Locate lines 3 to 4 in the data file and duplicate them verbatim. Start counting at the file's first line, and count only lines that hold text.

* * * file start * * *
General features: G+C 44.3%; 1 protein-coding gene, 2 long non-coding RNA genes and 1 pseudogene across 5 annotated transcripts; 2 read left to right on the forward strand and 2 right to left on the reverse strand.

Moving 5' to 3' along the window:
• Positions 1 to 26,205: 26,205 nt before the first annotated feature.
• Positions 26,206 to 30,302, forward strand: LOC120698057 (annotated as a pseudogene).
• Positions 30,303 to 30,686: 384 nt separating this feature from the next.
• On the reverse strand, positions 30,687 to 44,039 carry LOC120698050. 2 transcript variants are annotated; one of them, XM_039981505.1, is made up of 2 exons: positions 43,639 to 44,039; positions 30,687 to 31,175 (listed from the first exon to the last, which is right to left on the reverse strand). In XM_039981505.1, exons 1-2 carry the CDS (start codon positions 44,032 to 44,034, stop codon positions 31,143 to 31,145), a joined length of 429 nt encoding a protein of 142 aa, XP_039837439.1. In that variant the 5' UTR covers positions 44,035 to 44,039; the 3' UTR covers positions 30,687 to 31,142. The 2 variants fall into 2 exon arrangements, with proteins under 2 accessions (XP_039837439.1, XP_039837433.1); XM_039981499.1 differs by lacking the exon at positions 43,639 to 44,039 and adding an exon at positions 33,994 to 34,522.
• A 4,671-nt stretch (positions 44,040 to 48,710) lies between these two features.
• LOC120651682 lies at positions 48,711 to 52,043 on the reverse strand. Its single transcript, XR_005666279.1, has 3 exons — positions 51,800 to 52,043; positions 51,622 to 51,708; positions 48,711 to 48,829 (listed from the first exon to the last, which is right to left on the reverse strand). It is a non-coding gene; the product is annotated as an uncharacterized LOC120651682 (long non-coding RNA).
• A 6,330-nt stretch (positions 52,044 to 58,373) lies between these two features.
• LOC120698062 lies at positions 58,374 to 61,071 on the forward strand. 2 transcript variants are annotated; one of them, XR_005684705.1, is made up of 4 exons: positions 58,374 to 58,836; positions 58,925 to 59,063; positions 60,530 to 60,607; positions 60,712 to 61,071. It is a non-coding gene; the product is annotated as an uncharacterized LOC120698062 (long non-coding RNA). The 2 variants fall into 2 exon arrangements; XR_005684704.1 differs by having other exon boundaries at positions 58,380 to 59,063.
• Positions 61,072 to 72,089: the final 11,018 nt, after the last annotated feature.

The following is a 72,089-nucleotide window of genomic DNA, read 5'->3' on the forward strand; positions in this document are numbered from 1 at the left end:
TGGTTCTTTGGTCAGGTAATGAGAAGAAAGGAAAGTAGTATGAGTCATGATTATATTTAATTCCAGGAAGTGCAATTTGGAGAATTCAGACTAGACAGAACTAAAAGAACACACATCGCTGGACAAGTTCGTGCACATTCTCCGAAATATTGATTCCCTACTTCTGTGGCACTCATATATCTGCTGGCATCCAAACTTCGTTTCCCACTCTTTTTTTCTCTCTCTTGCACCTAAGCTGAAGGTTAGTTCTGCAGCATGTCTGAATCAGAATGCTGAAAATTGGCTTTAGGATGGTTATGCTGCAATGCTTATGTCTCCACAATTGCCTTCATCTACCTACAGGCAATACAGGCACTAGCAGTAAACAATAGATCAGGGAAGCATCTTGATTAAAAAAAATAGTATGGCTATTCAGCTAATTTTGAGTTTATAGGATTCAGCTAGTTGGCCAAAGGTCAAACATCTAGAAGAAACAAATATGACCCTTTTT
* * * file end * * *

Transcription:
• Positions 1 to 26,205: 26,205 nt before the first annotated feature.
• Positions 26,206 to 30,302, forward strand: LOC120698057 (annotated as a pseudogene).